We organized a strategic planning and development meeting for youth and educators in Meridian, MS in August 2001. Over 60 youth attended this meeting, getting a chance to develop relationships with each other, participate in team-building exercises, learn more about sustainable agriculture through a field trip, and learn about strategic planning in educational sessions. We will build upon this meeting by organizing summer conferences for youth in each of the next three years. All the while, we are helping prepare youth to take the lead in each of these activities.

We began a series of articles in our newsletter, Southern Sustainable Farming, that highlights the work of several successful programs and provides information for other organizations. Besides an overview of our program work, we have already highlighted programs run by the Beat Four Cooperative and Carolina Farm Stewardship Association.

We have begun a dialogue with the National Campaign for Sustainable Agriculture to find a way to include youth in their annual meeting and their on-going work in the public policy arena. Ms. Williams is also communicating with people within the U.S. Department of Agriculture to develop relationships that will help facilitate extensive networking among these sustainable agriculture youth education projects both within the Southern region and beyond.

Work left to be done includes: 1) presentations by youth and educators at the 2002 Southern SAWG annual conference, 2) producing a summer youth conference in South Carolina, 3) assessing the lessons learned and developing a list of resources generated from each site to distribute to others who are interested, 4) developing further channels (such as a website, e-mail network, newsletter, and other written materials) for disseminating and sharing information, and 5) further planning as a group to develop the regional network in ways that will lead to self-sufficiency and long-term sustainability for the individual programs.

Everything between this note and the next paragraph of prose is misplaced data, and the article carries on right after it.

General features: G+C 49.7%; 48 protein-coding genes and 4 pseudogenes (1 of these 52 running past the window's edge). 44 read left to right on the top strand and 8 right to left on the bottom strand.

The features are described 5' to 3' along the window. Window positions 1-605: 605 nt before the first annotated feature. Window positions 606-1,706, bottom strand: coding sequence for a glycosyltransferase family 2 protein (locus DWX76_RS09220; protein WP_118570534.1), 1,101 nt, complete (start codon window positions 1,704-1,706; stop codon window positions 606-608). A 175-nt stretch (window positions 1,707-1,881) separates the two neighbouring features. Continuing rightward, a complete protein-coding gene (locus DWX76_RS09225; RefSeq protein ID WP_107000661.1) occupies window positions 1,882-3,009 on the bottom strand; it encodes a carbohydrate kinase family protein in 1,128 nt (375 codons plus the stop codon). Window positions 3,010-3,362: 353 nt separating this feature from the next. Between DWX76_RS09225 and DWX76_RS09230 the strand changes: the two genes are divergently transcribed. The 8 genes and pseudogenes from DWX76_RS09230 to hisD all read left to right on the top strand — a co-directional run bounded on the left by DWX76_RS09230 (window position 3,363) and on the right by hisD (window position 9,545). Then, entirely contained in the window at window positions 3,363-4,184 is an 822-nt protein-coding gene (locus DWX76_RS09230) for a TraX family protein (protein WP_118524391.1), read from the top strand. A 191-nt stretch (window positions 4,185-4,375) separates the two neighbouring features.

Impacts and Contributions/Outcomes

By offering more educational opportunities in the principles and practices of sustainable agriculture to youth and by exposing young people to farmers using sustainable practices, we will increase the understanding and support for sustainable agriculture among the general population. In addition, these educational programs should interest more young people into pursuing an occupation in the field of sustainable agriculture. The more good minds that we have in our field, the better we will be able to solve problems for all family farmers.

Collaborators:

Wayne Patterson

wpatterson@howard.edu
Project SEED
Office Phone: 2025468166
Felder Freeman

brother_voo_doo@yahoo.com
Federation of Southern Cooperatives
4066 Betsy Kerrison Pkwy
John’s Island, SC 29455
Office Phone: 8437680044
Felipe Camacho

felipe@sustainablefoodcenter.org
Sustainable Food Center
PO Box 13323
Austin, TX 78711
Office Phone: 5122360074
Jay Fulbright

arknatpro@cei.net
Arkansas Natural Produce
20627 Hwy 84
Malvern, Ar 72104
Office Phone: 5018651331
Hollis Watkins

Southern ECHO
PO Box 10433
Jackson, MS 39289
Office Phone: 6013521500
Marty Mesh

fogoffice@aol.com
Florida Organic Growers
PO Box 12311
Gainesville, FL 32604
Office Phone: 3523776345
Jessica Foxx

Beat Four Cooperative
8598 Prairie Point Rd
Macon, MS 39341
Office Phone: 6627264970
Helen Vinton

Southern Mutual Help Association
3602 Old Jeanerette Rd
New Iberia, La 70560
Office Phone: 3373673277